This infuriated Vikramaditya and he persistently motivated Lilavati to continue with her tuneful art of predictions. Much later Mihir too realized his offense and requested Lilavati to start prophesying again. It was then she learned a special art of speaking through her nasal passage. The pronunciation added a nasal tone to her voice and thus with time she came to be more known as Khawnaa (nasal speaker) and her sayings as ‘Khawnaar Bachan’.
The brick mounds were the remnants of the temple, prayer hall, adjacent vestibule, astrology chamber, living room, kitchen and remaining portions of the mansion of Khawnaa and Mihir. Now only the wrecked brick walls remain with a green carpet of long grown grass over them at places. But there is indigenous anticipation that many precious gems of golden age might be hidden inside.
Remnants of Mihir’s astrology chamber
This is the remnant of Chandraketu’s inner fort – most probably the ‘andarmahal’
The slant is the crown of the temple – exactly the spot from where Khawnaa used to chant her sayings
Terrace of Varahamihir’s darbar
The roof had already collapsed long back, perhaps even before the half-hearted excavations had started. Due to the eroding condition of the structures and brittleness of the primeval bricks, it has been left half dug by the authorities and the edifices are mostly underground at present. There did exist a flight of broken stairs which led us to the lower floors of the building but due to fears of snakebites, we could not walk to the bottom-most level.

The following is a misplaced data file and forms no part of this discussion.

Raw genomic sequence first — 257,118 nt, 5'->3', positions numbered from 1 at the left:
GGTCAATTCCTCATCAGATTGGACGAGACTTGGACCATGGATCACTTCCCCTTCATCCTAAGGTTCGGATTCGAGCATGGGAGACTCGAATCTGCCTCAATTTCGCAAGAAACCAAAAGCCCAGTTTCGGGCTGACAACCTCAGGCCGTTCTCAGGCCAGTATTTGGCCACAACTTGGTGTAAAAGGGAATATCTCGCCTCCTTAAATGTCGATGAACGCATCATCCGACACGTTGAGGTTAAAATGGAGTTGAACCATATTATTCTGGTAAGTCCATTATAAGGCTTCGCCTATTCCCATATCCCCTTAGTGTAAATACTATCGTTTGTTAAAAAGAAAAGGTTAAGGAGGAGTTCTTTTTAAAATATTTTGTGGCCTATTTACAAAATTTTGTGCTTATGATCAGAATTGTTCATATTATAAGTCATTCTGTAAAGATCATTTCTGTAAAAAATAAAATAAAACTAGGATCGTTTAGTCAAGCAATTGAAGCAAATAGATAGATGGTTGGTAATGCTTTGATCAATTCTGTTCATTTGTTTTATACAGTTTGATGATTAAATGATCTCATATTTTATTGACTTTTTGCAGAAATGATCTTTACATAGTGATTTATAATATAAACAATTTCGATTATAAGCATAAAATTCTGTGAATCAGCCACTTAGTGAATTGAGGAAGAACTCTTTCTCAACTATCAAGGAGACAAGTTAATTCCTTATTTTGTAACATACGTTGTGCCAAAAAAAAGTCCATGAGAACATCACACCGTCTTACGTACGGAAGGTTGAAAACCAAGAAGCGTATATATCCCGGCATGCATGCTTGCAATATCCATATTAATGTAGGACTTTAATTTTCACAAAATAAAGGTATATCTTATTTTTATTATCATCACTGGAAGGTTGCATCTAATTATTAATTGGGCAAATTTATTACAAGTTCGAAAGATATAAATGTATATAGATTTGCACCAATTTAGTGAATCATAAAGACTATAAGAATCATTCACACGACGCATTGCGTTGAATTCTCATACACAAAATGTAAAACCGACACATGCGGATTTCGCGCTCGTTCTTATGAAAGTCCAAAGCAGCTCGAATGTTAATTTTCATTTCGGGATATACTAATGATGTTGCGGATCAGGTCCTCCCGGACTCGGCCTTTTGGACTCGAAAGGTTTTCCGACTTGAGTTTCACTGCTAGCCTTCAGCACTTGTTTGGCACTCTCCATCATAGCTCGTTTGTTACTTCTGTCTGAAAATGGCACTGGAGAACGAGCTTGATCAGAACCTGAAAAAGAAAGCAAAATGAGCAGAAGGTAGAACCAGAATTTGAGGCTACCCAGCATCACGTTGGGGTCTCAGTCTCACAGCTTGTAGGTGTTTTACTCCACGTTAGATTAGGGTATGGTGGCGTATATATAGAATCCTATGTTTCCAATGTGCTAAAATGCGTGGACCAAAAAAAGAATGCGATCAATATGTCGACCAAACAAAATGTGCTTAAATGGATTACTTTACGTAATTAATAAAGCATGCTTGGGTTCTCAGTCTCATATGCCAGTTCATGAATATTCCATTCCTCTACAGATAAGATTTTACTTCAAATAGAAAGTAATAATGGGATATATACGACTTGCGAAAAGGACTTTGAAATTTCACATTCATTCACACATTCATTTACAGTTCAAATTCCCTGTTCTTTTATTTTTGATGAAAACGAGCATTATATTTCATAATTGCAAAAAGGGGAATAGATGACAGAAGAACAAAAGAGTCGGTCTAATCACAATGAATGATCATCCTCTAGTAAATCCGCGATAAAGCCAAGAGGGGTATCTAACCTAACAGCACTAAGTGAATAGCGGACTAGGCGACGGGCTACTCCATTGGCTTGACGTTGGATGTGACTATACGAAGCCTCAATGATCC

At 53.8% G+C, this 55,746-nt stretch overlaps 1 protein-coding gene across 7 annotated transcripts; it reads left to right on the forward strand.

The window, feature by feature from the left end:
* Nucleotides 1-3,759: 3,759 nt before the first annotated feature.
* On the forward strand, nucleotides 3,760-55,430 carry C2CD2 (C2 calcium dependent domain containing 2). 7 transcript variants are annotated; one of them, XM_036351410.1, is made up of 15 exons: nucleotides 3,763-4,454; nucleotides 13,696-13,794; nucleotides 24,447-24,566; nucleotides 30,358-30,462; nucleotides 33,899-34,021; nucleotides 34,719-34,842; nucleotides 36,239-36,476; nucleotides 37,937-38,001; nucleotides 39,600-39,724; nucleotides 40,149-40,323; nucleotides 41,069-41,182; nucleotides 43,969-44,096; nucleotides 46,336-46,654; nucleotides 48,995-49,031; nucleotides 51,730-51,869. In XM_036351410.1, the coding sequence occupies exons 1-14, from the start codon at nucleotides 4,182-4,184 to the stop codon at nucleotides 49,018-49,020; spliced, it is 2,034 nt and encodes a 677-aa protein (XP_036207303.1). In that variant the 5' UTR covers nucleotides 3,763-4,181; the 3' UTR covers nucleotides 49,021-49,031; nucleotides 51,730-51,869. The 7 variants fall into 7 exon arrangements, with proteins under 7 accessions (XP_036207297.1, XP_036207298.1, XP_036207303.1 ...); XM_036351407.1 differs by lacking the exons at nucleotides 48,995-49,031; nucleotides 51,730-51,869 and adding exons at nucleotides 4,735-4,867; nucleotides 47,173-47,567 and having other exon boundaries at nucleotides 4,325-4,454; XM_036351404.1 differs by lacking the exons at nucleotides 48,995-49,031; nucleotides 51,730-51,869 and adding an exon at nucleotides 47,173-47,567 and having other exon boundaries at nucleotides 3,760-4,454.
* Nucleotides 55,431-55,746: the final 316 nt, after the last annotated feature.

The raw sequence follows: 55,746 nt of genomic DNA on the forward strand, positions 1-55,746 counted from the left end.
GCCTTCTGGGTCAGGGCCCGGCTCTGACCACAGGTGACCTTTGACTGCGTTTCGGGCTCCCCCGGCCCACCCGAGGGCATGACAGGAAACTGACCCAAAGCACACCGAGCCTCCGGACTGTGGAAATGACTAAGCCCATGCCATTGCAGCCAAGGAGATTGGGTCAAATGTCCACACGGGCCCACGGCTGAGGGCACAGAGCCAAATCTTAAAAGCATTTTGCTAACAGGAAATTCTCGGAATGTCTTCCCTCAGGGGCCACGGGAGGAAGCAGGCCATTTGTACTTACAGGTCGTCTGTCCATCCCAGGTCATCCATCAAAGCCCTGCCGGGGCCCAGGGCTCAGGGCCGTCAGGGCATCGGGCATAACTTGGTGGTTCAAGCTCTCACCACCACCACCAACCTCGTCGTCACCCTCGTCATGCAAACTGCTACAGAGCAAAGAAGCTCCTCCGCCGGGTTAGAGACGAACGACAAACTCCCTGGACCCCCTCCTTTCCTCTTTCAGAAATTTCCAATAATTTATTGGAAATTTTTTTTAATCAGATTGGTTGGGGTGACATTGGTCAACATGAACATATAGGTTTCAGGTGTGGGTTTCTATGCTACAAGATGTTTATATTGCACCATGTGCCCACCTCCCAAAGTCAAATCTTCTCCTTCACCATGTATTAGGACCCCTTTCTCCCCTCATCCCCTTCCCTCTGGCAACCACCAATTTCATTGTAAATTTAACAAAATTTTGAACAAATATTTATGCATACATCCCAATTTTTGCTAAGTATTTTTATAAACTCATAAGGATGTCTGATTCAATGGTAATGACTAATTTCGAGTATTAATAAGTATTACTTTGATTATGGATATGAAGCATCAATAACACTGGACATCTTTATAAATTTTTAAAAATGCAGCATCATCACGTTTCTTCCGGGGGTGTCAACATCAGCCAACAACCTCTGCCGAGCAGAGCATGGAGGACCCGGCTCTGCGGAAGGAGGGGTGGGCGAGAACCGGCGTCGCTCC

Steps down the lower floors
The old man also warned us of a misleading patch of green grasses over the mounds – It has soft pits at many places and no one knows if you happen to step on any of them, in which obscure world will you end up inside! Some ancient Kharosti scriptures were visible on the brick walls of the temple, probably the place from where Khawnaa used to chant her melodic forecasts every afternoon.
The green grass is highly misleading – it has soft pits in many places. No one knows if u happen to step on any of them, in which sinistrous world you will end up inside
The remains of the temple from where every day in the afternoon Khawnaa used to preach her famous poetic sayings to the villagers
After a historic visual drive to the past, we enjoyed a brisk walk to Chandraketu’s garden and burial ground little away from the fort. The government allowed public access to this side of the citadel for picnics earlier, but now due to political reasons, the gates have been closed for picnickers. It has been converted to a religious place where there is a Muslim graveyard at one side and Hindu burial ground on the other. They say Chandraketu was very liberal towards religious beliefs which perhaps have made this possible.
Village walk to Chandraketu’s garden and burial ground
A religious place where there is Muslim kabaristan at one side and Hindu burial ground on the other.
The sun had set in the west by then. We thanked the old man for rejuvenating the historic sacrifice of a talented lady. After listening to the mythical stories surrounding the place, we felt very uncanny to stay there after sunset. Thus, hurried our way back to the car and geared off fast.